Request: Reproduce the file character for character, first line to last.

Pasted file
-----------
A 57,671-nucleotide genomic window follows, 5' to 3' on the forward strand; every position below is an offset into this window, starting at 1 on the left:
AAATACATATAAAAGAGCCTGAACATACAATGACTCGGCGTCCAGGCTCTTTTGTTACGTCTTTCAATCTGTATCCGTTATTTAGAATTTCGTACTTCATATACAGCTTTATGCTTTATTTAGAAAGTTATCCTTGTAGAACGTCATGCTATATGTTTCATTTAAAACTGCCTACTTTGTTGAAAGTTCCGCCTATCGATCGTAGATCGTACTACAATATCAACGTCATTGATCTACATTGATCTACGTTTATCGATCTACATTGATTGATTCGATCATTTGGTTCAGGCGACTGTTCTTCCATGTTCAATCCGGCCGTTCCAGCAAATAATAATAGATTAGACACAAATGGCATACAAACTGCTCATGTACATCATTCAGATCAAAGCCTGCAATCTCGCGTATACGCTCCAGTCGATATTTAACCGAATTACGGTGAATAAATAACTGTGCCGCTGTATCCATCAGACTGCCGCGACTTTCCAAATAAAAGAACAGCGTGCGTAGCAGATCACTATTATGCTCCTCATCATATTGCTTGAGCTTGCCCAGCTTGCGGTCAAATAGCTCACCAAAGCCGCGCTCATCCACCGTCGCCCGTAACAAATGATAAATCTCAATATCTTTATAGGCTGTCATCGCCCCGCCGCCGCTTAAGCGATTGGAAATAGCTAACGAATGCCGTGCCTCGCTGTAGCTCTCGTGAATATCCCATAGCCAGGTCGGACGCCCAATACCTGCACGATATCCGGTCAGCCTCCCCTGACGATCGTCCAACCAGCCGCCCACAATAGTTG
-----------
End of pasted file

A 57,671-nucleotide genomic window follows, 5' to 3' on the forward strand; every position below is an offset into this window, starting at 1 on the left:
AAATACATATAAAAGAGCCTGAACATACAATGACTCGGCGTCCAGGCTCTTTTGTTACGTCTTTCAATCTGTATCCGTTATTTAGAATTTCGTACTTCATATACAGCTTTATGCTTTATTTAGAAAGTTATCCTTGTAGAACGTCATGCTATATGTTTCATTTAAAACTGCCTACTTTGTTGAAAGTTCCGCCTATCGATCGTAGATCGTACTACAATATCAACGTCATTGATCTACATTGATCTACGTTTATCGATCTACATTGATTGATTCGATCATTTGGTTCAGGCGACTGTTCTTCCATGTTCAATCCGGCCGTTCCAGCAAATAATAATAGATTAGACACAAATGGCATACAAACTGCTCATGTACATCATTCAGATCAAAGCCTGCAATCTCGCGTATACGCTCCAGTCGATATTTAACCGAATTACGGTGAATAAATAACTGTGCCGCTGTATCCATCAGACTGCCGCGACTTTCCAAATAAAAGAACAGCGTGCGTAGCAGATCACTATTATGCTCCTCATCATATTGCTTGAGCTTGCCCAGCTTGCGGTCAAATAGCTCACCAAAGCCGCGCTCATCCACCGTCGCCCGTAACAAATGATAAATCTCAATATCTTTATAGGCTGTCATCGCCCCGCCGCCGCTTAAGCGATTGGAAATAGCTAACGAATGCCGTGCCTCGCTGTAGCTCTCGTGAATATCCCATAGCCAGGTCGGACGCCCAATACCTGCACGATATCCGGTCAGCCTCCCCTGACGATCGTCCAACCAGCCGCCCACAATAGTTG